Detroit has certainly made moves to upgrade its passing game after a dismal showing last year, but – at least until injured first-round rookie deep threat Jameson Williams makes his debut – the buck still stops with middle-of-the-field slot receiver Amon-Ra St. Brown. His 119 targets from last year nearly all put him in the zone of the hard-hitting Edwards, who should be expected to patrol the short middle area of the defense.

In addition, a significant number of targets will go to tight end T.J. Hockenson (also a middle-area receiver) and running back D'Andre Swift (checkdown option in the, you guessed it, short middle). Add in the fact that Detroit called the fourth-highest percentage of run plays in neutral game script last year, and you have a recipe for linebacker fantasy feasting here.

Our model projects Edwards as fantasy’s LB1 this week, with 10.6 tackles and 0.4 passes defended. He’s just one of six linebackers projected for more than 10 fantasy points in Week 1.

Jayron Kearse, DB, Dallas Cowboys

vs. Tampa Bay Buccaneers
Roster Percentage: 6%

When looking for a fantasy defensive back to stream, I like ballhawks (preferably a safety over a cornerback) playing a turnover-prone quarterback, but I will always prefer a safety who gets to line up close to the ball. Box safeties (also known as strong safeties) and those who get to play slot corner are far closer to the line of scrimmage. That means they will inevitably have a better chance to react to a ballcarrier on a run play and be more in the mix on any play in the middle of the field.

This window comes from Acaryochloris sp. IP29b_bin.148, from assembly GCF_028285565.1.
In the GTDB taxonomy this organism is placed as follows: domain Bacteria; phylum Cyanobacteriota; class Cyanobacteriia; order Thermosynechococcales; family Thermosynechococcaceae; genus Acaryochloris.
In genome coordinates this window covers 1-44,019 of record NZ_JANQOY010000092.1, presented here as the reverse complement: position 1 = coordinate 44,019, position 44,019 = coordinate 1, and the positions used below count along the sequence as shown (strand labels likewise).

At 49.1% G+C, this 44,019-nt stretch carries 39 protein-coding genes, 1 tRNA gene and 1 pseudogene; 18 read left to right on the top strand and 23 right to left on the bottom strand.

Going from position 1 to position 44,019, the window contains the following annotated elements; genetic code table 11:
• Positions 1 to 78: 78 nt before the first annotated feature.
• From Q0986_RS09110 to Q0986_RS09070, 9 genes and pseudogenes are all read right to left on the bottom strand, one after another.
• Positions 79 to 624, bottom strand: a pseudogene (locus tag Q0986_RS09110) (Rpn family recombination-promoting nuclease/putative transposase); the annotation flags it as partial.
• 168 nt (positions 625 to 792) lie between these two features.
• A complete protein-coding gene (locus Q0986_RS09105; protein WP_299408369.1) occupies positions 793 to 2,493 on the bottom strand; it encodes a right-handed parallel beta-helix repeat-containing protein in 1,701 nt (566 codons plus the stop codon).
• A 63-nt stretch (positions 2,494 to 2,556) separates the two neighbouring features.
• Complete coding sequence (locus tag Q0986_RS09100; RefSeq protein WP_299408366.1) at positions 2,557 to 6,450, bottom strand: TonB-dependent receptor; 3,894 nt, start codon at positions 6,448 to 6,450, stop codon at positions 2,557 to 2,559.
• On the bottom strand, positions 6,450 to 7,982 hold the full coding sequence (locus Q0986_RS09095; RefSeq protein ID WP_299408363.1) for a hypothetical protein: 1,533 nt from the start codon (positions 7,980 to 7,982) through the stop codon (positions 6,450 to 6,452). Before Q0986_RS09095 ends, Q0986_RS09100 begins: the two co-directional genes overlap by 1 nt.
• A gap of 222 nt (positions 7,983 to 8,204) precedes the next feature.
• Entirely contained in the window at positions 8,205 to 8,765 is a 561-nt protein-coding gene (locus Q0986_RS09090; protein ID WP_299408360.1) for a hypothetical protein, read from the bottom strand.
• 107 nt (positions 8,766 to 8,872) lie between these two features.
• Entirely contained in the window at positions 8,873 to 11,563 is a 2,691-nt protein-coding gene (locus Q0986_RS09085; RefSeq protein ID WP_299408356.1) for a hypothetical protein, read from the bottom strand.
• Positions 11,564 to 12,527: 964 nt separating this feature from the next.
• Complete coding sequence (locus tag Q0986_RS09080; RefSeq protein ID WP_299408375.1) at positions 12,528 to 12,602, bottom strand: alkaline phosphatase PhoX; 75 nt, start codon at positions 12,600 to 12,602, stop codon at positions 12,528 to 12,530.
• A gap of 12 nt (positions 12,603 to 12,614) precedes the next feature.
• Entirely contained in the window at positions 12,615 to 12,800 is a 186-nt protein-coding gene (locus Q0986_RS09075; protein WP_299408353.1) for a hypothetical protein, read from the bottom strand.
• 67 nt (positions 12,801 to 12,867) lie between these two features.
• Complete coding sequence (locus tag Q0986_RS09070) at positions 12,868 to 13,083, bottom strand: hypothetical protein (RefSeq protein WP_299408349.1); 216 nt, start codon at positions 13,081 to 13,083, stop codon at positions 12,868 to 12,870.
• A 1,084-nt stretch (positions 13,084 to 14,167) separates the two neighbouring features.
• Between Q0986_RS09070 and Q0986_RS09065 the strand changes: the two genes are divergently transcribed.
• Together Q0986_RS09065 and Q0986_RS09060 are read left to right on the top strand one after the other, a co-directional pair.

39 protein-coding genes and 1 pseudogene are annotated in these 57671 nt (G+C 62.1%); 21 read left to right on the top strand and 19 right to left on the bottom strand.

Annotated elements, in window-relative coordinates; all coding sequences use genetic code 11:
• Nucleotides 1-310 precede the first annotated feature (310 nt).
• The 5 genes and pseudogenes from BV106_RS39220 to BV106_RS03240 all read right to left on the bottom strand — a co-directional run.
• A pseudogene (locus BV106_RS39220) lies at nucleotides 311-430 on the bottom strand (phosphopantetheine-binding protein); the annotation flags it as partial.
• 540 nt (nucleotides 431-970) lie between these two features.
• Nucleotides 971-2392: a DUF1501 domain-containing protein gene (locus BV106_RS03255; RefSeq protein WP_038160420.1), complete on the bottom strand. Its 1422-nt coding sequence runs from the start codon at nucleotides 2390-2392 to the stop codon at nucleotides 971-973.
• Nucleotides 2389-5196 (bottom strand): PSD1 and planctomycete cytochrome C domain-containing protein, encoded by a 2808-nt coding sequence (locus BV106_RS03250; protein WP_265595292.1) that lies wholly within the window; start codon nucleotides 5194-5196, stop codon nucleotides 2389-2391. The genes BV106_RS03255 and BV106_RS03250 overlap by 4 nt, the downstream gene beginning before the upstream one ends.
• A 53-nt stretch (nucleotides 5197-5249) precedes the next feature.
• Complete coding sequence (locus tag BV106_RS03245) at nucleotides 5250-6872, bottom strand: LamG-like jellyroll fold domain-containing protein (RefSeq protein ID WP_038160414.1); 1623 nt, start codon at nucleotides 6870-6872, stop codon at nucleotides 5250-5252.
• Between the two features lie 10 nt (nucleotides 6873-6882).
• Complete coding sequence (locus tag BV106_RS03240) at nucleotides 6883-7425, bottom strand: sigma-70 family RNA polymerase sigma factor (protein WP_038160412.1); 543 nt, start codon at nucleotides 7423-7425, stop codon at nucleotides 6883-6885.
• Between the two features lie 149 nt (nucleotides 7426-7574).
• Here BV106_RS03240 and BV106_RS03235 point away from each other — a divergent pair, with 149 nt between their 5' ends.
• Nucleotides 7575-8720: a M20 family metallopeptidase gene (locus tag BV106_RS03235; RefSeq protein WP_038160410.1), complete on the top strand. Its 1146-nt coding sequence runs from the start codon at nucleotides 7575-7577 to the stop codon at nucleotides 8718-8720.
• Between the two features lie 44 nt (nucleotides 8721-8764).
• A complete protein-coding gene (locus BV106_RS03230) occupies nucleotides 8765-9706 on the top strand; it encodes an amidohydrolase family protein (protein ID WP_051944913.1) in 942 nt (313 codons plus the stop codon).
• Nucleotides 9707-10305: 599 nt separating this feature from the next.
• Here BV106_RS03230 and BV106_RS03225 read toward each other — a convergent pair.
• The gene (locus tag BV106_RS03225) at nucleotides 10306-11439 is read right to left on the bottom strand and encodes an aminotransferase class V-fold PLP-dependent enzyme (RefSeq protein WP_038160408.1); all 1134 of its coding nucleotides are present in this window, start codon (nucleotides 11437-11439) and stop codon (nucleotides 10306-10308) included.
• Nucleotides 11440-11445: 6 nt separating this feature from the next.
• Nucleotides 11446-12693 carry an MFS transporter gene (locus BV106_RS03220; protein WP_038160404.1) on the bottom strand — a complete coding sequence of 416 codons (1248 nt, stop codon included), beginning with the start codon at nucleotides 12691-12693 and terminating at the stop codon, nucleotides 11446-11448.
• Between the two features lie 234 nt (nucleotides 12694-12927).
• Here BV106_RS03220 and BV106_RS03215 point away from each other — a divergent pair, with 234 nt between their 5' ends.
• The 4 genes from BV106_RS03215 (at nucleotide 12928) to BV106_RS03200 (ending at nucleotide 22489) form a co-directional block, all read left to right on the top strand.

That’s exactly what we’re looking at with the Dallas CowboysJayron Kearse.

Kearse lined up in the box or slot on 77.6% of his snaps in 2021 and excelled. He forced Dallas to keep fellow hard-hitter Donovan Wilson deep in a free safety role and then was locked into the strong role even further when the ‘Boys signed exclusive centerfielder Malik Hooker to play the deep spot this offseason.

The Tampa Bay Buccaneers' offense likes to stay horizontal and quick with their passing game and actually passed on a whopping 69% of their plays in neutral game script last year. They kept the ball short on 63.6% of their pass attempts last year, aiming to the middle of the field on 41.1% of their passes.

I believe that Kearse's role should keep him highly involved in this defensive showing, and our model agrees. We project him for 6.3 tackles and 0.3 passes defended as our DB14 in Week 1.